How do you address an e-mail when you do not have a specific person’s name? Onliners often run into this dilemma when job hunting and e-mail me asking what to do.
Most websites do include an employment or “Careers” section that details exactly what you should do. Read it and follow those instructions to a “T” to make sure you send your information as requested.
Believe me, blindly sending a resume to any address you find is not only ineffective but will also make clear what little effort you are willing to make. Not a good impression.
Addressing Employment Email Inquiries
Address the proper person by Mr., Mrs., Miss, Ms. or Dr. (see my articles on this topic on my earlier post “Dr, Mr., Mrs., First Name, Last Name”). Formality matters when job hunting because being formal is a sign of respect. Taking the premature liberty of addressing your contact by their first name lacks professionalism.
Many years ago before e-mail existed it was proper and accepted to use the salutation “Gentlemen”. Today, addressing those we do not know in that way seems archaic especially since are we not always aware of gender. “To Whom It May Concern” seems better suited to a legal document than to correspondence.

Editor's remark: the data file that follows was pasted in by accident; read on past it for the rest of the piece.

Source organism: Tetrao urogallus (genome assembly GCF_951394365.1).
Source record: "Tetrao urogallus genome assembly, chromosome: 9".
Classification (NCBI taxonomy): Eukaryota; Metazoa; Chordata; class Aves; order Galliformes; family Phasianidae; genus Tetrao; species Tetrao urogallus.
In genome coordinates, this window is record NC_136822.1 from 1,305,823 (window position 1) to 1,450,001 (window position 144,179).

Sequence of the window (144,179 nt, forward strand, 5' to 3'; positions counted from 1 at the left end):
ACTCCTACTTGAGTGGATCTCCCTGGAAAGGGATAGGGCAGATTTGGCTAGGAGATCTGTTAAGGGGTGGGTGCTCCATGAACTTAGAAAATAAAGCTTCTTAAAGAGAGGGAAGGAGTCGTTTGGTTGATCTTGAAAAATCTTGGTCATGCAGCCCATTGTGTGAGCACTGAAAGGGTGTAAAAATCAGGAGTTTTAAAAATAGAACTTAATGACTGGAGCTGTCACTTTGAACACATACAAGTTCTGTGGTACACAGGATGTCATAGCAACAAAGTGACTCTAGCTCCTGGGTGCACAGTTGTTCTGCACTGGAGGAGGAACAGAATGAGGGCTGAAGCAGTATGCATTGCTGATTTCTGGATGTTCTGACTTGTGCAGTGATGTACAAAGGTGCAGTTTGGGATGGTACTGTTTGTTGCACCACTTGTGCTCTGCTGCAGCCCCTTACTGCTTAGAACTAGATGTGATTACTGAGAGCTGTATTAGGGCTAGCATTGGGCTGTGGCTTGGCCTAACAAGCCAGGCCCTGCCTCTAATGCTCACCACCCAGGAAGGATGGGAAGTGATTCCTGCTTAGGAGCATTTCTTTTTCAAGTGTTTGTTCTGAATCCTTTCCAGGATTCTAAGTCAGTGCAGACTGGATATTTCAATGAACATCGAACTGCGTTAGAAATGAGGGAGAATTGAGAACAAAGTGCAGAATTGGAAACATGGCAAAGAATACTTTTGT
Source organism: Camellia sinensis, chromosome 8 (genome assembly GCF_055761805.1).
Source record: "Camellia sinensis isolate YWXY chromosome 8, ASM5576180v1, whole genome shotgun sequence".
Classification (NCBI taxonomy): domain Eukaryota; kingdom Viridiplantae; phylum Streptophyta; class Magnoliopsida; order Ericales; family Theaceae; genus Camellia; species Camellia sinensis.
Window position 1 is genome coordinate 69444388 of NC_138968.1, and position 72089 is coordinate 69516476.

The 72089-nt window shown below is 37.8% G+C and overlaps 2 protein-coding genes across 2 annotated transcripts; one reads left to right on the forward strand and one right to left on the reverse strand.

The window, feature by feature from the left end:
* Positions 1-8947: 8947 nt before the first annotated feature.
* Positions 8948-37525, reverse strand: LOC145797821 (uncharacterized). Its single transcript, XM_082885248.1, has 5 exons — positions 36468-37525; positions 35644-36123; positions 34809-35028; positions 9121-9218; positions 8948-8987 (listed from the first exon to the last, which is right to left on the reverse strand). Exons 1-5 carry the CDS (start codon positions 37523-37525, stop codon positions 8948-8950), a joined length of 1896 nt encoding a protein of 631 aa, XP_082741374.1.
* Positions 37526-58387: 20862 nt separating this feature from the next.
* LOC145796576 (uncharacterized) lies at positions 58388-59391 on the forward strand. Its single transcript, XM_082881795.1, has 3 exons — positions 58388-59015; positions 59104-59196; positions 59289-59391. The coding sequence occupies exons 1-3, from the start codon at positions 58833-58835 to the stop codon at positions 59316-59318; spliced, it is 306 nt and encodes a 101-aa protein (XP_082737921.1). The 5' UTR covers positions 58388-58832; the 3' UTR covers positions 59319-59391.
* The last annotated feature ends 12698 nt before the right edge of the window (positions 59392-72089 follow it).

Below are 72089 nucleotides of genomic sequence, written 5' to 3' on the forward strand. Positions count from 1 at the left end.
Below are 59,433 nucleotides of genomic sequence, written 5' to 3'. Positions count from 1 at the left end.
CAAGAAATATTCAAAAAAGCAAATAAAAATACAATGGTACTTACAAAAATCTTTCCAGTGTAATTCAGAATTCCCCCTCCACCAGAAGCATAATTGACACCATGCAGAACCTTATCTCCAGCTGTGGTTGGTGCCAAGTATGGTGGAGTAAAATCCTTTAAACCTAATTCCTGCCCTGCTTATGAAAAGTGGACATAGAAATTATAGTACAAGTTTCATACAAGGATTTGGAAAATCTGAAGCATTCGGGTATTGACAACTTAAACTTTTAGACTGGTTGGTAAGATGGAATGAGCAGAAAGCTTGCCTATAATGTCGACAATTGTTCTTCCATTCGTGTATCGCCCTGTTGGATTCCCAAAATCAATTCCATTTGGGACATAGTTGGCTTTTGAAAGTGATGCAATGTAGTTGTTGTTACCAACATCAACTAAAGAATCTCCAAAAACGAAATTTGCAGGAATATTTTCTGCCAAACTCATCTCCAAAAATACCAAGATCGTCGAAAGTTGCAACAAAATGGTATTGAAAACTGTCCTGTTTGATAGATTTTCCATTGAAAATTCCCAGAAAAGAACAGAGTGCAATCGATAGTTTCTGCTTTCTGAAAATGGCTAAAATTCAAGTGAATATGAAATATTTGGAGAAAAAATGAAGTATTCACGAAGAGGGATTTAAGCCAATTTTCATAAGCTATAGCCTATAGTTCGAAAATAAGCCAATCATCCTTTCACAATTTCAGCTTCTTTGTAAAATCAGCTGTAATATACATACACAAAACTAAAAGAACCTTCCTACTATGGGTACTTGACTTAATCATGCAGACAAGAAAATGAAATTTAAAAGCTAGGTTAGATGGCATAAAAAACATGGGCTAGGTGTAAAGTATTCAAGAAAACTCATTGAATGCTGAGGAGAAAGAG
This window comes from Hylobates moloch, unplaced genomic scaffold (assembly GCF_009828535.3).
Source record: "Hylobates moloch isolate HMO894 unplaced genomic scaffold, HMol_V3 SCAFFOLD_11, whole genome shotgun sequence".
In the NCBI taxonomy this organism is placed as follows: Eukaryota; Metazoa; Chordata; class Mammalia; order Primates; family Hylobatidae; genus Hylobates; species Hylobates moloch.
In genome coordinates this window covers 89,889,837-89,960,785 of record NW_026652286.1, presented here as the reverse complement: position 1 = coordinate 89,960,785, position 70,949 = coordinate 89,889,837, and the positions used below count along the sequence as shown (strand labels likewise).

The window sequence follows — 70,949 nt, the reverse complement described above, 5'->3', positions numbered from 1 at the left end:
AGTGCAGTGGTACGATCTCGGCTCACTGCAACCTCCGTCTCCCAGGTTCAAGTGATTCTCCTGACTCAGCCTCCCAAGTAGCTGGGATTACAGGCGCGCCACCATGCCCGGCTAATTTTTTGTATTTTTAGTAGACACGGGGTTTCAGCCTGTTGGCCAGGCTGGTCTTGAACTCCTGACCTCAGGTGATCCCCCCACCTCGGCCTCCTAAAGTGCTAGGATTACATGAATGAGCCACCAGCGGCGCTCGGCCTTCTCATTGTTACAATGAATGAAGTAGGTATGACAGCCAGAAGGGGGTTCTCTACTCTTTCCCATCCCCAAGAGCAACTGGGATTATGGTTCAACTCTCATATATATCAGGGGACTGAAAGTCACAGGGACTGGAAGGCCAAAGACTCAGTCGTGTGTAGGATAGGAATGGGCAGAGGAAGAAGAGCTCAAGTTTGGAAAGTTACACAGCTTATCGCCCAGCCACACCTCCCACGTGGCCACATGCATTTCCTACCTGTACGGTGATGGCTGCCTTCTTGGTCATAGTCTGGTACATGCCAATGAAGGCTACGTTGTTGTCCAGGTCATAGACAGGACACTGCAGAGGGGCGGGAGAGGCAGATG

How to Address Resume Submission E-mails?
I recommend that you make the effort to find out the specific person’s name if at all possible. Perusing the employer’s website may give you the specific contact information you seek and is better than a generic greeting where it is clear you did not make the effort to find their name.
When I get addressed as “Gentlemen” through any of my sites, I know the person didn’t even make the minimal effort necessary to find out my company is me. If they did they would know I’m not a “gentlemen”.
As far as “To Whom It May Concern”, that isn’t very impressive is it? Tells me you aren’t concerned enough to make the effort to find out my name! Especially considering my name is in my logo and on my About page. Generic greetings are just that and will never lend to standing out from the crowd or impression.
So, what to do if there is no specific name on their website? If you cannot find a specific contact name on the site, pick up the old-fashioned telephone. The job market is competitive. Getting the job you want means you have to be willing take an extra step or two — that’s called initiative!
Make that extra effort to find out and ask who to send specifically address/send your e-mail to. And it wouldn’t hurt to ask how they prefer to be addressed (Ms., Mrs., Miss).
Simple, right? Go for it!